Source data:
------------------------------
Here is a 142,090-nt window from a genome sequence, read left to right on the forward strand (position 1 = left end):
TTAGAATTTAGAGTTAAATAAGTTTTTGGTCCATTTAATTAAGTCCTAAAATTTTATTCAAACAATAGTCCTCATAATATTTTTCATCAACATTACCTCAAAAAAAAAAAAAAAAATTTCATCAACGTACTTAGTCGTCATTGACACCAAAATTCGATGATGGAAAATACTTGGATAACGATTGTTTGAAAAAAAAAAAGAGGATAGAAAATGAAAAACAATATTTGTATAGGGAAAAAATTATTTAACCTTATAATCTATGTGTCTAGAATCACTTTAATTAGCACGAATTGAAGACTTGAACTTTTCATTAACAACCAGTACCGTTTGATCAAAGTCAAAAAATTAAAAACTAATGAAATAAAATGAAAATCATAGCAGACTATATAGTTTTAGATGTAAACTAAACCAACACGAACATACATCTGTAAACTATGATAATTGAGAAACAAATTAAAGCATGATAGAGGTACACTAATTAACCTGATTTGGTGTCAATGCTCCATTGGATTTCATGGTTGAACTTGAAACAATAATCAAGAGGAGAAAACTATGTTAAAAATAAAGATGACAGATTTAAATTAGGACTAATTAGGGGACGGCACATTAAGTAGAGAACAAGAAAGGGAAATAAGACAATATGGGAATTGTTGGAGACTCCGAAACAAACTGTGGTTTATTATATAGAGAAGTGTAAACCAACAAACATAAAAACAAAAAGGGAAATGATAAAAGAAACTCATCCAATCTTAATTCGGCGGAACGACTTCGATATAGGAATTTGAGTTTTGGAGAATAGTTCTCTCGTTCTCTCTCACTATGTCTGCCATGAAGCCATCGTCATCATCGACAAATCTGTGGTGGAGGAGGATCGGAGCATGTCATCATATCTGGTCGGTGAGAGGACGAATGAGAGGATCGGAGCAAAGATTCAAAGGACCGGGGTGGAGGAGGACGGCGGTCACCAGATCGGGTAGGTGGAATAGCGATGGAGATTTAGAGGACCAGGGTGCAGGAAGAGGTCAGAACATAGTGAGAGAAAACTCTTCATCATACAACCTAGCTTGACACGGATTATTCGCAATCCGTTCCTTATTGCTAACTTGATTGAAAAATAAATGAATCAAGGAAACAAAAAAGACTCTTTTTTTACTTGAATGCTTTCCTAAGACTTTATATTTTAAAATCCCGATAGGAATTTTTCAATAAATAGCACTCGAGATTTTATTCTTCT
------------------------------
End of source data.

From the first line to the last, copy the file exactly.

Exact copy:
Here is a 142,090-nt window from a genome sequence, read left to right on the forward strand (position 1 = left end):
TTAGAATTTAGAGTTAAATAAGTTTTTGGTCCATTTAATTAAGTCCTAAAATTTTATTCAAACAATAGTCCTCATAATATTTTTCATCAACATTACCTCAAAAAAAAAAAAAAAAATTTCATCAACGTACTTAGTCGTCATTGACACCAAAATTCGATGATGGAAAATACTTGGATAACGATTGTTTGAAAAAAAAAAAGAGGATAGAAAATGAAAAACAATATTTGTATAGGGAAAAAATTATTTAACCTTATAATCTATGTGTCTAGAATCACTTTAATTAGCACGAATTGAAGACTTGAACTTTTCATTAACAACCAGTACCGTTTGATCAAAGTCAAAAAATTAAAAACTAATGAAATAAAATGAAAATCATAGCAGACTATATAGTTTTAGATGTAAACTAAACCAACACGAACATACATCTGTAAACTATGATAATTGAGAAACAAATTAAAGCATGATAGAGGTACACTAATTAACCTGATTTGGTGTCAATGCTCCATTGGATTTCATGGTTGAACTTGAAACAATAATCAAGAGGAGAAAACTATGTTAAAAATAAAGATGACAGATTTAAATTAGGACTAATTAGGGGACGGCACATTAAGTAGAGAACAAGAAAGGGAAATAAGACAATATGGGAATTGTTGGAGACTCCGAAACAAACTGTGGTTTATTATATAGAGAAGTGTAAACCAACAAACATAAAAACAAAAAGGGAAATGATAAAAGAAACTCATCCAATCTTAATTCGGCGGAACGACTTCGATATAGGAATTTGAGTTTTGGAGAATAGTTCTCTCGTTCTCTCTCACTATGTCTGCCATGAAGCCATCGTCATCATCGACAAATCTGTGGTGGAGGAGGATCGGAGCATGTCATCATATCTGGTCGGTGAGAGGACGAATGAGAGGATCGGAGCAAAGATTCAAAGGACCGGGGTGGAGGAGGACGGCGGTCACCAGATCGGGTAGGTGGAATAGCGATGGAGATTTAGAGGACCAGGGTGCAGGAAGAGGTCAGAACATAGTGAGAGAAAACTCTTCATCATACAACCTAGCTTGACACGGATTATTCGCAATCCGTTCCTTATTGCTAACTTGATTGAAAAATAAATGAATCAAGGAAACAAAAAAGACTCTTTTTTTACTTGAATGCTTTCCTAAGACTTTATATTTTAAAATCCCGATAGGAATTTTTCAATAAATAGCACTCGAGATTTTATTCTTCT